|Signs: signs are recognizable and definable forms that an observer can assign to two domains. The first domain is the repertoire of available forms that allows a distinction of similarity and dissimilarity within this domain, the second domain is a set of objects which also distinguishes between similarity and dissimilarity between these objects as well as distinguishing the objects of the second domain from the forms of the first domain. There are no signs without observation or interpretation. See also language, words, symbols, icons, systems, image, image theory, pictures, assignment._____________Annotation: The above characterizations of concepts are neither definitions nor exhausting presentations of problems related to them. Instead, they are intended to give a short introduction to the contributions below. – Lexicon of Arguments. |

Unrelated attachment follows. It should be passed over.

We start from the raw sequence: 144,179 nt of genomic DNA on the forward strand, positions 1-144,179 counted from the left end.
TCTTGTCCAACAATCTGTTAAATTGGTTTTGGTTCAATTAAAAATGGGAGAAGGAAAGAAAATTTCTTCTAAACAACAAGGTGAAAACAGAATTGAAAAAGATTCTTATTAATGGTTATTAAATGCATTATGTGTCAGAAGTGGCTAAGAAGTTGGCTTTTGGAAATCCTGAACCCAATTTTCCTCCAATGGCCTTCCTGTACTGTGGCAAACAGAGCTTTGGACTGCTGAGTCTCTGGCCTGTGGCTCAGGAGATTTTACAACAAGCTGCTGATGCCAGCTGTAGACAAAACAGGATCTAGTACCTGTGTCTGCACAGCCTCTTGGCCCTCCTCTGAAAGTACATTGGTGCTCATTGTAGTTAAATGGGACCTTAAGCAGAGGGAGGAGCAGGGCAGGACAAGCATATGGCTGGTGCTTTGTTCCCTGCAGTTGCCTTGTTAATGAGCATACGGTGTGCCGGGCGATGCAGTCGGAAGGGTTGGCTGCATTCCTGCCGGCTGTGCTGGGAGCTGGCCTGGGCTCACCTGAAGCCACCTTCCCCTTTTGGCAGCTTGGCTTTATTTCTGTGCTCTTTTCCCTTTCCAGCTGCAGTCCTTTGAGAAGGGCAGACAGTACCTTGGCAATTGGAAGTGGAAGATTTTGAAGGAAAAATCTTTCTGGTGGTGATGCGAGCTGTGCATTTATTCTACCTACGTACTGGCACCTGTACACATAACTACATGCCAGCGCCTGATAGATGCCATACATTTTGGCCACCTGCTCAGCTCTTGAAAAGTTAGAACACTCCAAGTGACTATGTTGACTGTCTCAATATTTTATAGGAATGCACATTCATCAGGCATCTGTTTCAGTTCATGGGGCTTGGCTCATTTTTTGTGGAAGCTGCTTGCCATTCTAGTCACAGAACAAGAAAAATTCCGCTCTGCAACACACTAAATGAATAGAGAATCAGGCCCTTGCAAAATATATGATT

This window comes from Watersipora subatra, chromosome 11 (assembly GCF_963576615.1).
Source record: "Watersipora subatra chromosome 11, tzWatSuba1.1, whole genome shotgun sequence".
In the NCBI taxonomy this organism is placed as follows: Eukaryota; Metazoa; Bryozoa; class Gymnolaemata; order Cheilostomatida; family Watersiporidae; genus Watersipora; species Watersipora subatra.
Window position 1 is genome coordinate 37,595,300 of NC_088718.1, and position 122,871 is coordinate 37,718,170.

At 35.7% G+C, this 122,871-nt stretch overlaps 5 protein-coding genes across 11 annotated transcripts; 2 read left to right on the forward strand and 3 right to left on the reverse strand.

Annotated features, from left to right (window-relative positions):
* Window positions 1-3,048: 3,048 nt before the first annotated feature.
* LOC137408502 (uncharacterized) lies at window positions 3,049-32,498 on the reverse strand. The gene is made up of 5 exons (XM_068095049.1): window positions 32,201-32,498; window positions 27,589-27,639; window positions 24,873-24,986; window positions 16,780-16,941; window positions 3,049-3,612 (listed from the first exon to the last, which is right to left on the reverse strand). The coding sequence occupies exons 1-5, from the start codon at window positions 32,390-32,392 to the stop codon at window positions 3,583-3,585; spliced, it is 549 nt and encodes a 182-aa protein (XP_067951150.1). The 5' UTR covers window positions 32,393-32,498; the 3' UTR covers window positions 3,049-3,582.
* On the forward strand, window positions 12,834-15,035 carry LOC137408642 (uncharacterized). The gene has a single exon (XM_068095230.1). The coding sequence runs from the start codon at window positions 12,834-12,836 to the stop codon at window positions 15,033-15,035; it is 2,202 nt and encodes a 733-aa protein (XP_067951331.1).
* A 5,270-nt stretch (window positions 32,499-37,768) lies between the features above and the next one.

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Signs/ Heidegger: Danger: that words that were meant as hints and gestures, are be construed as terms in which something other than itself is detected (signs and codes).
signs / RortyVsDerrida: he should propose terms as a "quasi-people" - (quotation marks by mayself)
sign / Derrida: signs would have given us transcendental pseudo-problems - e.g. how intentionality in a world of atoms and empty space was possible._____________Explanation of symbols: Roman numerals indicate the source, arabic numerals indicate the page number. The corresponding books are indicated on the right hand side. ((s)…): Comment by the sender of the contribution.
Der Spiegel der Natur Frankfurt 1997
Philosophie & die Zukunft Frankfurt 2000
Kontingenz, Ironie und Solidarität Frankfurt 1992
Eine Kultur ohne Zentrum Stuttgart 1993
Solidarität oder Objektivität? Stuttgart 1998
Wahrheit und Fortschritt Frankfurt 2000